BREAKING WORLD WAR III NEWS: GERMANY AND JAPAN ARE PREPARING FOR WORLD WAR III. Memories of World War II still cause anxiety in both countries, but a rising generation feels less constrained and less sure of the U.S. in the face of Russian and Chinese aggression.
The German Chancellor Olaf Scholz has called this moment a “historic turning point.” In Japan, a famous comedian named Tamori coined the (somewhat obscure) phrase “new prewar,” and it has been widely used to say much the same thing: That Russia’s invasion of Ukraine has forced both countries to take their own military preparedness more seriously.
In February last year, Mr. Scholz promised to use a fund of 100 billion Euros to strengthen Germany’s neglected military forces and to push Germany’s military budget over the 2% of GDP required by NATO. Japan’s Prime Minister Fumio Kishida paid a surprise visit to Ukraine this week, the first time a Japanese prime minister had set foot in a country at war. Though still constrained by the pacifist constitution drawn up after World War II by American jurists, Mr. Kishida has vowed to boost defense spending by 50% over the next five years and to acquire missiles that could strike enemy targets if Japan were attacked.
None of these measures mean that the two former Axis powers are returning to their belligerent ways of World War II. Japan hasn’t sent anything more lethal to Ukraine than helmets and bulletproof vests. And Germany wouldn’t agree to supply Ukrainian troops with old Leopard 1 tanks, as well as some new Leopard 2 tanks, before the U.S. agreed to send M1 Abrams tanks too. The older German tanks are still under repair.
There is also considerable opposition in both countries to these responses to Russian aggression. In February, over 10,000 German pacifists, joined by pro-Russian members of the right-wing AfD party, staged a “rebellion for peace” demonstration in Berlin, protesting against the sending of Germans arms to Ukraine. In Japan, the liberal Asahi newspaper warned Mr. Kishida that his new defense plans were unconstitutional and failed to heed the lessons of the past. According to Article 9 of the constitution “the Japanese people forever renounce war as a sovereign right of the nation and the threat or use of force as means of settling international disputes.” That is the way old-fashioned Japanese liberals like it.
Still, the invasion of Ukraine and, in the case of Japan, China’s threatening behavior toward Taiwan, less than 500 miles from Okinawa, have created a new situation that goes beyond the rousing words of leaders’ speeches. Despite Asahi editorials or protests here and there, recent events have broken the postwar consensus in both countries that they must never participate in war again.
Right-wing Japanese nationalists, such as the former prime minister Shinzo Abe, who had already done his best to improve Japan’s defenses, like to claim that official pacifism was imposed on their country by the U.S. in the aftermath of a catastrophic defeat. Until he was assassinated last year, Abe worked tirelessly to fulfill the ambition of his grandfather, Nobusuke Kishi, to restore Japan’s right to be a military power and wash away the dark stains of history. Kishi, Japan’s armaments minister during World War II, had been accused of being a war criminal but won a reprieve from the U.S. and eventually became prime minister.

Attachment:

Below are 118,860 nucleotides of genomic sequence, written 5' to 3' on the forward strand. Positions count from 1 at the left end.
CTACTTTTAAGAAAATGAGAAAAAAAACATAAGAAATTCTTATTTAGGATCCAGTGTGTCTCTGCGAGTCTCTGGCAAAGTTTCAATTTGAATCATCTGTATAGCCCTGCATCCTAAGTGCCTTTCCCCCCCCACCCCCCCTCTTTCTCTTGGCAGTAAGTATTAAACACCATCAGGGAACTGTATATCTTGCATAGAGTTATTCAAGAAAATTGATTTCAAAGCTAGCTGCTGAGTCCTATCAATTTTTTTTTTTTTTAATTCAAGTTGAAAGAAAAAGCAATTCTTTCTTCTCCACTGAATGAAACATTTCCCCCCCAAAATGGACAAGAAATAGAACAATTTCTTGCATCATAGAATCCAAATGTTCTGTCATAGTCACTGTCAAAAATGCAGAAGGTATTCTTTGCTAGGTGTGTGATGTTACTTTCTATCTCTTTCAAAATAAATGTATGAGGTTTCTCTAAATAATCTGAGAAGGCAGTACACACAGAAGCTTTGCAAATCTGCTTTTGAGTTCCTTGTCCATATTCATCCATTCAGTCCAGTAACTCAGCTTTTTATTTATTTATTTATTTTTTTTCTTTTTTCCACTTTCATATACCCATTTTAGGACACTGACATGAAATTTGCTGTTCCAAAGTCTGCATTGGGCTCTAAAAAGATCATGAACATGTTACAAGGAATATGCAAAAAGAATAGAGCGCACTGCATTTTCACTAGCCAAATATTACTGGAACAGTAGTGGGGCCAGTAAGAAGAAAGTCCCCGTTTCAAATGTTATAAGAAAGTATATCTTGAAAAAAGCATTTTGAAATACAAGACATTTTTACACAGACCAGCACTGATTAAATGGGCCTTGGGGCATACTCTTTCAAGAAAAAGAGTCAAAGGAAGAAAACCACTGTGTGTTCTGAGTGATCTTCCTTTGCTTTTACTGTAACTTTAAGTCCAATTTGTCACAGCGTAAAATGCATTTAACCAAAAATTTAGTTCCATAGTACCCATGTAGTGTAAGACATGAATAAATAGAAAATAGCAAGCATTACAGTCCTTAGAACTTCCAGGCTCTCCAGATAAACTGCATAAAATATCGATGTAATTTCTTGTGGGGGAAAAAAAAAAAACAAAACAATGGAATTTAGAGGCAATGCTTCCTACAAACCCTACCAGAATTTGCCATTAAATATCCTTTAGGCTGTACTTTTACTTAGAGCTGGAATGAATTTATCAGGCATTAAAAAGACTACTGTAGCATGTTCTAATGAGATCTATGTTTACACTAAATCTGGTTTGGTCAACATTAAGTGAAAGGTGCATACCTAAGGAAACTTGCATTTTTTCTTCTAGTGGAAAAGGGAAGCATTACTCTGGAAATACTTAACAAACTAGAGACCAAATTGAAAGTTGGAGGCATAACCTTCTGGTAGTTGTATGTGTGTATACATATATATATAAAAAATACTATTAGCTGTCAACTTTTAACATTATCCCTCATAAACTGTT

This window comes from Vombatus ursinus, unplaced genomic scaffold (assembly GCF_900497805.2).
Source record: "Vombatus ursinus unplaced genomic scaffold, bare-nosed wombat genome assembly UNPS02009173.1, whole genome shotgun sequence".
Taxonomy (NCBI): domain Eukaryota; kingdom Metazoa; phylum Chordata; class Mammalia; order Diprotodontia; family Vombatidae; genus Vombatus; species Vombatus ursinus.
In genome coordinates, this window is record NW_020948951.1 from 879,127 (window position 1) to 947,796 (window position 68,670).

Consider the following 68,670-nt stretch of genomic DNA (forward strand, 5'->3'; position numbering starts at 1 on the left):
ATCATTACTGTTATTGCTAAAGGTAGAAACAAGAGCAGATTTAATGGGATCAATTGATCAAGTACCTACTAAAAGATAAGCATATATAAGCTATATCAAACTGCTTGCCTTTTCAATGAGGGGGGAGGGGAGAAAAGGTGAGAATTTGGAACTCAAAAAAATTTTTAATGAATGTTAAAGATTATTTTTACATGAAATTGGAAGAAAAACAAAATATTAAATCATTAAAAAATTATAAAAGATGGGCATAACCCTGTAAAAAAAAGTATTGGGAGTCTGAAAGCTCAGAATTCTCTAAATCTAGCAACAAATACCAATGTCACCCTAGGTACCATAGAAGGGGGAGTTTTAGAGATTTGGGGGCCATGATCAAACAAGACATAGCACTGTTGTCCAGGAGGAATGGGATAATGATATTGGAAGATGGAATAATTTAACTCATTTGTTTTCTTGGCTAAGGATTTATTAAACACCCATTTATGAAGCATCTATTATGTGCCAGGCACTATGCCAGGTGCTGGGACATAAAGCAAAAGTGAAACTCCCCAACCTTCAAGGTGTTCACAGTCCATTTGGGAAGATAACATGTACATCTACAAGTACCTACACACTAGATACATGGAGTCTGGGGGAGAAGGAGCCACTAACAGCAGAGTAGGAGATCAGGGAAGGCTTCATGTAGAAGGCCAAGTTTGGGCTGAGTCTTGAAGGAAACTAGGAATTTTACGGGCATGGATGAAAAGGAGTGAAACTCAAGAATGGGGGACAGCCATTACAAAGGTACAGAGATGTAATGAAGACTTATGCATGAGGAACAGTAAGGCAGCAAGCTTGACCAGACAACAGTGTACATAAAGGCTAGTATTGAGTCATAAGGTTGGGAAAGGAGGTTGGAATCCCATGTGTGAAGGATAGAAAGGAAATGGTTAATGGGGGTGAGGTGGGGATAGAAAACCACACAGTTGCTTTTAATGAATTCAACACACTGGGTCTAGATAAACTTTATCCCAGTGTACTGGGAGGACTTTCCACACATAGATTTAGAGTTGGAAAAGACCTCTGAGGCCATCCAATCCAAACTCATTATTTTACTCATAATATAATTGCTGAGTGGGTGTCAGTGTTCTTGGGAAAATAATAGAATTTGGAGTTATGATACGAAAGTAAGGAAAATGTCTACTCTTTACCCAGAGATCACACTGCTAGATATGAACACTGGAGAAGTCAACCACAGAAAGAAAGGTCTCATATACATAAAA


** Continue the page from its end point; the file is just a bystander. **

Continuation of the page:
Because Japan’s military aggression in the 1930s and 1940s couldn’t be blamed on Nazis or a dictator like Hitler, the American occupiers sought to wean the Japanese themselves off their traditional militarism, their samurai spirit, as it were. What Alcoholics Anonymous is supposed to do for alcoholics, Article 9 of the pacifist constitution would do for Japan.
What Japanese nationalists, who wish to revise the constitution, often choose to forget is that pacifism has been overwhelmingly popular in Japan. War had cost millions of lives all over Asia and left Japan itself in ruins. No matter how hard nationalist leaders like Abe tried to revise Article 9, public opinion remained resolutely against it, at least up until the 1990s, after which opinion began to shift slowly. Not only had it suited Japanese fine to be shielded by the U.S. nuclear umbrella while they got on with rebuilding their nation’s wealth, but the moral satisfaction of having learned their lesson and renounced war forever even helped many Japanese forget the horrors they had inflicted on others.
It wasn’t the Japanese people who first regretted constitutional pacifism. Visiting Japan as Dwight Eisenhower’s vice president in 1953, Richard Nixon told his rather startled audience that the U.S. had made a mistake in 1946 and Japan should be able to rearm. In fact, Japan had already done so to some degree. A National Police Reserve was authorized by the U.S. in 1950 and later became the Japan Self-Defense Forces.
Unfortunately, generations of Japanese conservatives who agreed with Nixon have tended to make their case by denying that Japan did anything wrong in World War II. After all, in their view, the war in the Pacific was fought to liberate Asia from Western imperialism. That many people died was unfortunate, but such bloody episodes were part of every nation’s history. The more that nationalist Japanese politicians and intellectuals insisted on this point, the more that most Japanese, and of course other Asians, resisted a change in the status quo.
This, too, is beginning to change, however, because of Russian aggression and Chinese threats. Most Japanese today have no memories of World War II. According to several polls, more than 50% of Japanese now favor a constitutional revision. And although many Japanese resist paying higher taxes to buy more arms, they are not against Prime Minister Kishida’s defense strategy per se. This is one of the consequences of living in the “new prewar.”
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